Joe Craven and the Sometimes to Play in Redding
02/27/2017 12:54PM ● Published by Phil Reser
By Phil Reser
Photo courtesy of Joe Craven
Joe Craven plays the congas, bongos, shakers and just about anything else he gets his hands on. He can slap out rhythms on his face and make mind-boggling percussion sounds with his mouth. It has been said that he is a one-man rhythm section, but that is not to underestimate his talent on the mandolin and violin.
“Music is imagination, expression, therapy and living in the creative spirit, It doesn’t need labels as much as it needs opportunity,” he says. “Through exploration, sincerity of application and practice, you can make music on just about anything.”
Craven grew up in Atlanta during the ‘60s, listening to the music of the day. His father played guitar around the house, and in high school (after bluffing his way through a music class without ever learning to read notes), he realized that he, too, had a good ear. He began performing on electric guitar in rock bands during his high school years. At the University of South Carolina, he received a Bachelor of Arts degree in museology and aesthetics, learning how art functions.
Upon completing his degree, he moved west, continuing to play mandolin, exploring folk, bluegrass and swing for nearly two decades. He participated as a member of the David Grisman Quintet, a self-styled alternative bluegrass/acoustic jazz band inspired by Bill Monroe’s bluegrass legacy and Django Reinhard’s 1930s swing music. Craven played percussion, fiddle and at times, traded licks with Grisman on the mandolin.
A previous winner of the Folk Alliance Far-West Performer of the Year, he has made his home in Dixon, southwest of Sacramento. He’s performed or recorded with Grateful Dead guitarist Jerry Garcia, jazz violinist Stéphane Grappelli, The Alison Brown Quartet, Maria Muldaur, Vassar Clements, Psychograss, Bonnie Raitt, Ramblin’ Jack Elliott, David Lindley, Tom Waits, The Persuasions and many more.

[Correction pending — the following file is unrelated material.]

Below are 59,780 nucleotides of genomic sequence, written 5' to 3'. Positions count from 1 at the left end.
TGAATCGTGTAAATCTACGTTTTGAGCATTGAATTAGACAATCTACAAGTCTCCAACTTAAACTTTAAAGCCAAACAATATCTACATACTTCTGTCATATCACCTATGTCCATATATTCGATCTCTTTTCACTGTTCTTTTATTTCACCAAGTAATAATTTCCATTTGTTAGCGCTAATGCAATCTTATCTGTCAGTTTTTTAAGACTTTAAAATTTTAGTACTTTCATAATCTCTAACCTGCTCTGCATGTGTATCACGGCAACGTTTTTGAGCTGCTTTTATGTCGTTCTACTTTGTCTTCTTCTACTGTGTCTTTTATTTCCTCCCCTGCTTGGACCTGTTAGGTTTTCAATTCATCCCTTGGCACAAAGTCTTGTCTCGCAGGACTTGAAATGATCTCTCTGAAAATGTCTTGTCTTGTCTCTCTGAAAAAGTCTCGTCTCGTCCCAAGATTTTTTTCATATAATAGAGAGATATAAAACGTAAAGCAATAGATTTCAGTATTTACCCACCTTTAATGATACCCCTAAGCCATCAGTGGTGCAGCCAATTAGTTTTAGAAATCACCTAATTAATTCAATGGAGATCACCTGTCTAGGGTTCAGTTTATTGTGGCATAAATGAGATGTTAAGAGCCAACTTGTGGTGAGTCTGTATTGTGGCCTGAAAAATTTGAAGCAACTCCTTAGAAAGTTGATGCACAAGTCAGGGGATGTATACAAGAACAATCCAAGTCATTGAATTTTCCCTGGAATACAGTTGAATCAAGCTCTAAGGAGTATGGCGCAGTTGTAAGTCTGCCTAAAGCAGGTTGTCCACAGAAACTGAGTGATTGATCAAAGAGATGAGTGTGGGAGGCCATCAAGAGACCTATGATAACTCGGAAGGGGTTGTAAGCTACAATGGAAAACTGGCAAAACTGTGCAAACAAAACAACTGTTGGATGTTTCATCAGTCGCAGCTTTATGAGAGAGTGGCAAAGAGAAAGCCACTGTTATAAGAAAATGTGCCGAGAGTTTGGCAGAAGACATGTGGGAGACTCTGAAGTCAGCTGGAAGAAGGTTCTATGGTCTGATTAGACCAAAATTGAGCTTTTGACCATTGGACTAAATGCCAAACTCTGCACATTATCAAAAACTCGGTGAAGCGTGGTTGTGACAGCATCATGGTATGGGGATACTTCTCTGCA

He is a sought-after studio musician who has performed music and sound effects on a wide variety of recordings, including commercials, soundtracks, computer games and several Grammy-nominated projects. His musicianship is also featured in the 2001 Sony Pictures Release, “Grateful Dawg.”
More a re-composer and recycler of music as object and idea, Craven says, “I love how the process of folk music works, pieces learned from the aural tradition of observation, homemade and handed down person to person, generation to generation; tunes and songs embellished and altered with different versions through time creating new music altogether. In the world we live in, when you learn other people’s music, you learn about your own. That’s where the new music comes from.”
As an educator, his clinics, workshops and school presentations on music participation have captivated audiences around the country. He focuses on how to improvise with music, explaining that learning music is traditionally taught by repetition stressing accuracy. One of his main objectives is to help students become more open to the spur of the moment.
“There are many aesthetically wounded people on this planet. Maybe someone told them that they couldn’t sing, or that they sucked, when they were 6 years old. That slap on the heart is hard to recover from. It’s like artistic paralysis. Economic recession is a reality, but allowing a recession in our ability to learn how to critically think, problem solve and see possibility is a reduction that, more than money, we can’t afford in our lives. In challenging times, there always exists the opportunity of the ‘Mother of Reinvention.’
“My passion is to help folks realize the importance of seeing art and arts education, not merely as enrichment or enhancement, but as the bedrock of one’s life. If art is approached and taught as a problem-solving mechanism, people can embrace its application as valuable, if not crucial, to all individuals. It’s difficult to create the world as it might be if we have been required to memorize the world as it is; living out of imagination instead of memory is the way to a life in pursuit of possibility.” •
Joe Craven and The Sometimers with Radim Zenkl opening
Saturday, March 18
Pilgrim Congregional Church, Redding